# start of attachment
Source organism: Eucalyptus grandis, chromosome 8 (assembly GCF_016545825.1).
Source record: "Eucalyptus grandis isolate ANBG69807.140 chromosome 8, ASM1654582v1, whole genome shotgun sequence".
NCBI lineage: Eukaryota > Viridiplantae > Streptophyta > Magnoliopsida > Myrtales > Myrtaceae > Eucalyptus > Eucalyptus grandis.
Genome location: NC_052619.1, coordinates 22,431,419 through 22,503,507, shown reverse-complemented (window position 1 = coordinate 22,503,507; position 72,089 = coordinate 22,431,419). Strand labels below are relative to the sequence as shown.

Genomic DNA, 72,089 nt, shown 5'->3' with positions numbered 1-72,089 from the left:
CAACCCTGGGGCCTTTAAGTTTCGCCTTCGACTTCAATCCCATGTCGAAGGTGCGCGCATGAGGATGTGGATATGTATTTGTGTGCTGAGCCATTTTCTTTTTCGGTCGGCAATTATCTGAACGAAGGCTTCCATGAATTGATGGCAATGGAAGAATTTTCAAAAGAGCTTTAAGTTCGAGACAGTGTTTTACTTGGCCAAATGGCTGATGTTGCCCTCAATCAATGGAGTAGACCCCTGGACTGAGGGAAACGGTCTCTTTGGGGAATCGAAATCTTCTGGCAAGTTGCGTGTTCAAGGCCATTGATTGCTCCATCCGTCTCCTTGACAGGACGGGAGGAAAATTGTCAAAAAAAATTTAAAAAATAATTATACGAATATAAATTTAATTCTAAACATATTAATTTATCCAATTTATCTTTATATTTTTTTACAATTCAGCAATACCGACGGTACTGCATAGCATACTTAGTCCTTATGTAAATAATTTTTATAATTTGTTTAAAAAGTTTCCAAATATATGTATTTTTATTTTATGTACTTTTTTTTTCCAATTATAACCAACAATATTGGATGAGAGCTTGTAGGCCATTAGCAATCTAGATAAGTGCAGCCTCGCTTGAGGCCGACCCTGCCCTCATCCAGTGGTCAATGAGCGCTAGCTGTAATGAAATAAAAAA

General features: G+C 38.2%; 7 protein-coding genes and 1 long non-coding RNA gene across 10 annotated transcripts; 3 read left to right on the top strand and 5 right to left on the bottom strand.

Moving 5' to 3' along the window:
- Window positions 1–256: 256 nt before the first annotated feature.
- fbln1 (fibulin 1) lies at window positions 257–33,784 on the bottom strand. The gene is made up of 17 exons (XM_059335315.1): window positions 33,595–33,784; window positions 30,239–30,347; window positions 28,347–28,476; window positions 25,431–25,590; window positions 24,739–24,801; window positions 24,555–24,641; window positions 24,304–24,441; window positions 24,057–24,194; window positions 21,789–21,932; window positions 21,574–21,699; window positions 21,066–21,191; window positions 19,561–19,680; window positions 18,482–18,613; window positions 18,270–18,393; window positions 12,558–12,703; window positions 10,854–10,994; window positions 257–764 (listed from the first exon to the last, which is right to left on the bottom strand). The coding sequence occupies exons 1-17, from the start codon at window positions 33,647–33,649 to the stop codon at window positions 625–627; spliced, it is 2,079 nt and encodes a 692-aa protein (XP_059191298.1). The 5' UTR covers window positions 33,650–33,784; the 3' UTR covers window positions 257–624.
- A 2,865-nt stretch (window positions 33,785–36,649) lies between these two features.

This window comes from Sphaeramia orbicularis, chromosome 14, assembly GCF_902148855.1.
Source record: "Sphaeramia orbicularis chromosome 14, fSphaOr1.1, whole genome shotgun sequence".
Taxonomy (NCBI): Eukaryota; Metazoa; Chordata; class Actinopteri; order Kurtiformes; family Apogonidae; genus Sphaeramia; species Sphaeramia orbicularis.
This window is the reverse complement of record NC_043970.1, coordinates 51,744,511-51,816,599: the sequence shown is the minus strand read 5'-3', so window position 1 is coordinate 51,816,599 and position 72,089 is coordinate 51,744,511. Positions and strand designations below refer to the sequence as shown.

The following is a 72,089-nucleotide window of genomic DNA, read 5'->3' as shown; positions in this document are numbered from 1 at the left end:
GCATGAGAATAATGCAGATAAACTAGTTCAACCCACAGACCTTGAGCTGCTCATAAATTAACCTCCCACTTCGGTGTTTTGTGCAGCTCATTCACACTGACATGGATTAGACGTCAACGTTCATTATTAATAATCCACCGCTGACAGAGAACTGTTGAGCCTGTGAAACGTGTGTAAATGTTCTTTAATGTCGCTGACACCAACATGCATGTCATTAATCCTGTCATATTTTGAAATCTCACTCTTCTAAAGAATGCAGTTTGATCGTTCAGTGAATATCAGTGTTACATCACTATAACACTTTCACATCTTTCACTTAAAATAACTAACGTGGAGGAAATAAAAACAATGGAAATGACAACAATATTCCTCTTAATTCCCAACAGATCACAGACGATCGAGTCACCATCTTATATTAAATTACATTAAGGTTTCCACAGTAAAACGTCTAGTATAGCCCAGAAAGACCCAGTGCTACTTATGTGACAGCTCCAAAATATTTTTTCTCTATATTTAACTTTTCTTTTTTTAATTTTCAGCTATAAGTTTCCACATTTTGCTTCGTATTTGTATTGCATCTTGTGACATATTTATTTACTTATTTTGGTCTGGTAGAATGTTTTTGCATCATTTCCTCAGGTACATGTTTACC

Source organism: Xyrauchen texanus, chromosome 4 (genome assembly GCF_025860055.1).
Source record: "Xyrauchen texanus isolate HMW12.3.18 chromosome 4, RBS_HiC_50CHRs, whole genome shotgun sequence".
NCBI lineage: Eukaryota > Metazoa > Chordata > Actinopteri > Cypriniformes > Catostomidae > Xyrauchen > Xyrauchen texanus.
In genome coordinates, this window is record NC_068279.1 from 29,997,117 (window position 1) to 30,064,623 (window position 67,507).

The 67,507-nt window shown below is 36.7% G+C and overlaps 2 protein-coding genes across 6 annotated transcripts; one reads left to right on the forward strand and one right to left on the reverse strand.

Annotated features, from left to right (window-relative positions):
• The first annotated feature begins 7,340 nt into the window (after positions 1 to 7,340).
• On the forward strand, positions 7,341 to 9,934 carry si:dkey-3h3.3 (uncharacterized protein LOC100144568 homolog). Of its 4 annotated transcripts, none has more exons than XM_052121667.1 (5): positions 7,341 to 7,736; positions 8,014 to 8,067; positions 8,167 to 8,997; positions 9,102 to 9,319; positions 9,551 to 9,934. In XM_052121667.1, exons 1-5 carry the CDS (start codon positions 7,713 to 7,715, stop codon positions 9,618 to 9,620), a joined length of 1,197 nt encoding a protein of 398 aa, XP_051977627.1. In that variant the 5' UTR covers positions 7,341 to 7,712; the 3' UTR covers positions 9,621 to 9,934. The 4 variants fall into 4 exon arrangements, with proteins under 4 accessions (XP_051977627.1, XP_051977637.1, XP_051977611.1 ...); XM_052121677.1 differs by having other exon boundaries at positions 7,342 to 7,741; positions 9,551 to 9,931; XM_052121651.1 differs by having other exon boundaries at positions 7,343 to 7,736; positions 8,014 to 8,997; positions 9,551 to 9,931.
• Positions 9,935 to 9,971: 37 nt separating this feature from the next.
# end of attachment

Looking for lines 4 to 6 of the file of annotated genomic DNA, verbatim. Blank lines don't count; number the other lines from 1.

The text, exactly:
Genome location: NC_052619.1, coordinates 22,431,419 through 22,503,507, shown reverse-complemented (window position 1 = coordinate 22,503,507; position 72,089 = coordinate 22,431,419). Strand labels below are relative to the sequence as shown.

Genomic DNA, 72,089 nt, shown 5'->3' with positions numbered 1-72,089 from the left:
CAACCCTGGGGCCTTTAAGTTTCGCCTTCGACTTCAATCCCATGTCGAAGGTGCGCGCATGAGGATGTGGATATGTATTTGTGTGCTGAGCCATTTTCTTTTTCGGTCGGCAATTATCTGAACGAAGGCTTCCATGAATTGATGGCAATGGAAGAATTTTCAAAAGAGCTTTAAGTTCGAGACAGTGTTTTACTTGGCCAAATGGCTGATGTTGCCCTCAATCAATGGAGTAGACCCCTGGACTGAGGGAAACGGTCTCTTTGGGGAATCGAAATCTTCTGGCAAGTTGCGTGTTCAAGGCCATTGATTGCTCCATCCGTCTCCTTGACAGGACGGGAGGAAAATTGTCAAAAAAAATTTAAAAAATAATTATACGAATATAAATTTAATTCTAAACATATTAATTTATCCAATTTATCTTTATATTTTTTTACAATTCAGCAATACCGACGGTACTGCATAGCATACTTAGTCCTTATGTAAATAATTTTTATAATTTGTTTAAAAAGTTTCCAAATATATGTATTTTTATTTTATGTACTTTTTTTTTCCAATTATAACCAACAATATTGGATGAGAGCTTGTAGGCCATTAGCAATCTAGATAAGTGCAGCCTCGCTTGAGGCCGACCCTGCCCTCATCCAGTGGTCAATGAGCGCTAGCTGTAATGAAATAAAAAA